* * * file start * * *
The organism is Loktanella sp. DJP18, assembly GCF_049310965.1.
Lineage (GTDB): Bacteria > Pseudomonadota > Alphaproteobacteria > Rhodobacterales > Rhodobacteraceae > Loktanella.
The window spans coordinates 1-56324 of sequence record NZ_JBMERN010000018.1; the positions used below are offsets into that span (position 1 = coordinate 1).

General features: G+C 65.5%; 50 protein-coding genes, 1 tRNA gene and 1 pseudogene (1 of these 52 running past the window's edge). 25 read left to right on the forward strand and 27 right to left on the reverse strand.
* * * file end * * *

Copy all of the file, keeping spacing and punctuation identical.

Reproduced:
The organism is Loktanella sp. DJP18, assembly GCF_049310965.1.
Lineage (GTDB): Bacteria > Pseudomonadota > Alphaproteobacteria > Rhodobacterales > Rhodobacteraceae > Loktanella.
The window spans coordinates 1-56324 of sequence record NZ_JBMERN010000018.1; the positions used below are offsets into that span (position 1 = coordinate 1).

General features: G+C 65.5%; 50 protein-coding genes, 1 tRNA gene and 1 pseudogene (1 of these 52 running past the window's edge). 25 read left to right on the forward strand and 27 right to left on the reverse strand.